AA says government intervention is needed to reinvigorate demand.
A lack of consumer confidence cost the UK automotive industry an estimated £2.6 billion in 2017, according to the AA.
Data from the Society of Motor Manufacturers and Traders (SMMT) showed that registrations of new vehicles fell by 5.7 percent last year.
The AA’s market analysis found that this drop in demand equated to a £2.6 billion loss of revenue for the year.
And the SMMT’s latest figures show that customers are continuing to stay away from dealerships, with demand down 6.3 percent in January 2018.
The AA is blaming the shortfall in demand on consumer confidence, after a survey of almost 20,000 motorists that found that 13 percent of drivers blamed the industry’s poor performance on ‘mixed messages from the government’, while 10 percent cited government policy on diesel engines.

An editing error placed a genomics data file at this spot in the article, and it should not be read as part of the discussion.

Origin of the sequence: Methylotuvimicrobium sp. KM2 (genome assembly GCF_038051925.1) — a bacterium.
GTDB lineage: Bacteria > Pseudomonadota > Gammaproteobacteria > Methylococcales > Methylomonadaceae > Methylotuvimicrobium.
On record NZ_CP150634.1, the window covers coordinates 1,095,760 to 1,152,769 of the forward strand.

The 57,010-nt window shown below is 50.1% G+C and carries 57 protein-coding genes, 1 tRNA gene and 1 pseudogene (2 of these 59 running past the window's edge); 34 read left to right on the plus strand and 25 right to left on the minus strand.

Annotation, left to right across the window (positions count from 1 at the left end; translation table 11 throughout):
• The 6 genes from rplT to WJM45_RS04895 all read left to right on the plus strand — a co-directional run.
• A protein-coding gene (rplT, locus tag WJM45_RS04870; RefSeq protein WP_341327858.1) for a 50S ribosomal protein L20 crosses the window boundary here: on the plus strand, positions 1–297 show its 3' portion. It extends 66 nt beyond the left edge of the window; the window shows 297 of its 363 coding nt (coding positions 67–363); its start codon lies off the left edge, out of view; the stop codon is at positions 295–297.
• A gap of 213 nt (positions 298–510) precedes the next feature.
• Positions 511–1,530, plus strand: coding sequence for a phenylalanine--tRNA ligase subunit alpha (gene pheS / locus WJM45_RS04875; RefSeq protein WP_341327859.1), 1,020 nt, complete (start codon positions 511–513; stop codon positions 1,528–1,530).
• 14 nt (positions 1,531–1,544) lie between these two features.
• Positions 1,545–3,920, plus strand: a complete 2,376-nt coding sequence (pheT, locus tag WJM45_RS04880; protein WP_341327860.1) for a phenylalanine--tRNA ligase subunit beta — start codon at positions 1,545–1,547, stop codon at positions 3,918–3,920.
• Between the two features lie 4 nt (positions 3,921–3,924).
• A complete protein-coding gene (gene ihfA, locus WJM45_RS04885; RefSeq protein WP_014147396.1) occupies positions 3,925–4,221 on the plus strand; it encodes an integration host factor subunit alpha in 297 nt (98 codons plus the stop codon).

Simon Benson, the AA’s director of motoring services said government action was required to stem the continuing slump in registrations.
‘Motorists are clearly wary about purchasing a new vehicle,’ he said. ‘Our research suggests a lack of consumer confidence cost the industry an estimated £2.6 billion in 2017 alone.’
‘Only time will tell whether this trend will continue into March, marking a full year of falling sales. The government needs to act now to incentivise new car buyers back to forecourts before this decline causes real damage.’
The SMMT’s chief executive also said government intervention was needed – particularly to get buyers into new, cleaner diesel cars, which have seen demand fall dramatically due to ‘confusion over government policy’.